We had a wonderful few days this week. We had a couple board their dog for two days and we got the privilege to watch their 5 month old, part Border Collie, part "something" puppy. Her name was “Scout” and she was a wonderful dog and we enjoyed her stay very much.
She was very well behaved and had the run of the house and did not have ANY issues with anything, including getting along with all of our dogs. When they arrived on Friday, they also brought their other two dogs too. They were also great dogs and at times I was envious because of their beauty and nature. One was an “Aussie” and the other’s were full or part Border Collies. When we settled down and enjoyed some good conversation, Elaine and I learned that all three were dogs were rescued. All three were a pleasure to be around, and were beautiful and well mannered.
As I thought about this, I remembered that one of the best dogs we ever had was a “Free to a good home”. He was a wonderful pet and added so much to our family. This week, I have had 3 different calls where people wanted dogs that did not need a puppy. One was a student in college, one was a senior citizen and one did not have the space. All three wanted a border collie for several reasons and in my heart, I knew it was a bad idea. With all three, I talked them out of getting a Border Collie puppy, something most breeders would never think of doing, but I knew it was a bad idea at "this" time in their life and my concerns was the well being of the dog.
But what are the alternatives? The senior citizen, who was 82 had always had Border Collies, and wanted another one which I can understand, but a puppy? My first thought, God forbid if he passes before the dog, who will take care of the dog. Would the dog go to a neighbor or friend who really didn't want it and then relinquished it to a shelter? This could mean certain death in some cases. I suggested that he find a BC rescue and adopt one that is also a little order and they can both spend their twilight time together and besides, you don’t have to house break them and go through the puppy stage. The other two people also wanted a pup and I suggested the same thing. There are many BC’s given up for many reasons. The biggest being activity or lack of it from the owner but others reasons play a part in this too. We once re-homed a BC because the owner died unexpectedly and no-one in the family wanted the responsibility of a Collie. There are a lot of wonderful dogs that are out there looking for good homes, just waiting to shower you with kisses and waiting for you to get home.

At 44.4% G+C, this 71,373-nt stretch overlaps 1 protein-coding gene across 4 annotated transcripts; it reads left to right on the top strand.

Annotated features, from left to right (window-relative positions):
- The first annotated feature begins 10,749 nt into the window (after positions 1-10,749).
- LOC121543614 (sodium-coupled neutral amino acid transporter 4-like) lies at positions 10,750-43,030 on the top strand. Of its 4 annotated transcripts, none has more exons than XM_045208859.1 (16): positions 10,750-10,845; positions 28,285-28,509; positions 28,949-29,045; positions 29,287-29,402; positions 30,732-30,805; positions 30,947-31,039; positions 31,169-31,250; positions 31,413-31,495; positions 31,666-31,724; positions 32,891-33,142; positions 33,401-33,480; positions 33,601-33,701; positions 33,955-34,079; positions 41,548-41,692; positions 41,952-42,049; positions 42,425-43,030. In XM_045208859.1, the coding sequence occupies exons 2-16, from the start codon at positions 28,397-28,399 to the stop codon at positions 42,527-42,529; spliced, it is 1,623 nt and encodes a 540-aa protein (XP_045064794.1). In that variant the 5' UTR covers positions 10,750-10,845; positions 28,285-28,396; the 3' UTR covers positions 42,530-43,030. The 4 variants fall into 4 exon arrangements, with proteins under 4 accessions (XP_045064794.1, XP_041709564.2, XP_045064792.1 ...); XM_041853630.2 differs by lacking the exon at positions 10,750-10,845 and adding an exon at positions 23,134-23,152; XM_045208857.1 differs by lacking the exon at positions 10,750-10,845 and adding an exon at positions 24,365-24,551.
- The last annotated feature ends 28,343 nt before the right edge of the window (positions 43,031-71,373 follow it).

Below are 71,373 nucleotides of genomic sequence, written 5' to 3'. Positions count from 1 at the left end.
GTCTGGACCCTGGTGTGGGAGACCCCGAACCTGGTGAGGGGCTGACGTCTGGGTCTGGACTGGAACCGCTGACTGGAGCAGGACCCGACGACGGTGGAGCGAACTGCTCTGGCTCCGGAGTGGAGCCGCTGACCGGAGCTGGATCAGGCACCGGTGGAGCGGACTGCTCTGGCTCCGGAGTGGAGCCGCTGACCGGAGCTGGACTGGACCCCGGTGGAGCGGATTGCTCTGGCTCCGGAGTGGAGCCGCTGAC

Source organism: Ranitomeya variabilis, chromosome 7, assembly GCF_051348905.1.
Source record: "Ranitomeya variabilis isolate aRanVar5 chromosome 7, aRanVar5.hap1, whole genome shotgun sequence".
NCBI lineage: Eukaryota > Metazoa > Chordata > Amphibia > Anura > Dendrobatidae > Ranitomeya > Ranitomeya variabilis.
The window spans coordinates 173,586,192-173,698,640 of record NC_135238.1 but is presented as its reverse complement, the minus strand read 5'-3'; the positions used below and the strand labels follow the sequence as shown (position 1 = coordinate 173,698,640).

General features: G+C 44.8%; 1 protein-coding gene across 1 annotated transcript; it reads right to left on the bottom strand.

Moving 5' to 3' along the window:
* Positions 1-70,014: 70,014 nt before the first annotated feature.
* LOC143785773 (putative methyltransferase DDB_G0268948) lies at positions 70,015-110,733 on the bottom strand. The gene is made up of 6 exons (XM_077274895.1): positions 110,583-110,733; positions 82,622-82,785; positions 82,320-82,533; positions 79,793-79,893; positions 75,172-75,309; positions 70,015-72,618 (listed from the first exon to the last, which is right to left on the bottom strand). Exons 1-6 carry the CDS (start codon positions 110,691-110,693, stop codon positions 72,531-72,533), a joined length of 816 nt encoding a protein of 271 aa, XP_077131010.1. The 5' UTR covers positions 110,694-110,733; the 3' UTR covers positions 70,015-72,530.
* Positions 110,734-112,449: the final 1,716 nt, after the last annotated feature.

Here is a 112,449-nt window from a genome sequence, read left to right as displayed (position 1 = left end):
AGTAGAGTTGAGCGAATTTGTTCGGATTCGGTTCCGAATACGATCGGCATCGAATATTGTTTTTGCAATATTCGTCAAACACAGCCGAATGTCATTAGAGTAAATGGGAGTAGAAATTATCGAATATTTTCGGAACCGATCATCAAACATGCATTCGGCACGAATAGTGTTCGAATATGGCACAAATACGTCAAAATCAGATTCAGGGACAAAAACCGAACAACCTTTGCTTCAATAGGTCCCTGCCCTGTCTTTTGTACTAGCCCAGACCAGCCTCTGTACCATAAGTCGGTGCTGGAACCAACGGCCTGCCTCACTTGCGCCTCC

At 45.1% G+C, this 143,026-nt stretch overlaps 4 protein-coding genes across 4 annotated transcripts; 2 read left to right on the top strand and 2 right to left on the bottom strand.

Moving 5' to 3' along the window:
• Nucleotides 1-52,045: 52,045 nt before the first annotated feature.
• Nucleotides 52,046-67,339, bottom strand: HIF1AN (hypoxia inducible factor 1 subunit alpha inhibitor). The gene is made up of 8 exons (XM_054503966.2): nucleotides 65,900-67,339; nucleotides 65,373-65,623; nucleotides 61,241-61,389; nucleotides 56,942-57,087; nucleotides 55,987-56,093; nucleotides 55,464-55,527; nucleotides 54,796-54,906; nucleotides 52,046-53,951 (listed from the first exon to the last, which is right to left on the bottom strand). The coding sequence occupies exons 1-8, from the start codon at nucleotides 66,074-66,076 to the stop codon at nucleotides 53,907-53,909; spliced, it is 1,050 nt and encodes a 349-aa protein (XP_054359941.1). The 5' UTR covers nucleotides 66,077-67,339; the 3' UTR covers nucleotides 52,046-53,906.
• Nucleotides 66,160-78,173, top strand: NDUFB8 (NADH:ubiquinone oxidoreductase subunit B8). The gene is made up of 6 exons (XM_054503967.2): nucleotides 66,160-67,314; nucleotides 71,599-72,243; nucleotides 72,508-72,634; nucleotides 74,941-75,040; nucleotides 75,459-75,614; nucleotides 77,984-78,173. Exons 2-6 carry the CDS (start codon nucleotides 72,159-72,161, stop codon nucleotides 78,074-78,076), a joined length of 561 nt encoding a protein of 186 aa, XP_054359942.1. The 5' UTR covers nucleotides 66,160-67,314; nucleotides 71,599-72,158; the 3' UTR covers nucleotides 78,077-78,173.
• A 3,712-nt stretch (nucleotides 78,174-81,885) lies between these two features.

While I certainly understand everyone wanting a Border Collie, not all matches are made in heaven, but the timing might be bad or you might want to wait for the right fit. Everyone needs a home and if you can, look at some alternatives for a dog. It might be the best thing you could every do for yourself and for the dog.
While we do raise Border Collies here on the farm, in my heart, I do feel that there is more to being just a “breeder”. It is also my responsibility to be an advocate for the breed. While I want everyone to feel the love for the breed, there is more, and while we usually don’t have pups to sell. There is always a need to instruct, advise and provide a place where dogs can socialize and board that is BC friendly and where people can come for help. I have never looks at having or selling dogs as a business or in competition with other breeders. All breeders should be in for the dog, nothing else and if I can help, just call.
On another note, Dutchess is doing well, she is ready to play and wants her stitches out, which will be today...Good Girl. It was nice to see her in the house and lay in my lap, just relaxing and sleeping. Her only issue was during a walk, she got on the ice and fell through in 8 feet of water. Luckily, our guest was with her, walking his dog. He jumped into the frigid water over his head and saved my girl. Thank you...Bad girl... only Dutchess...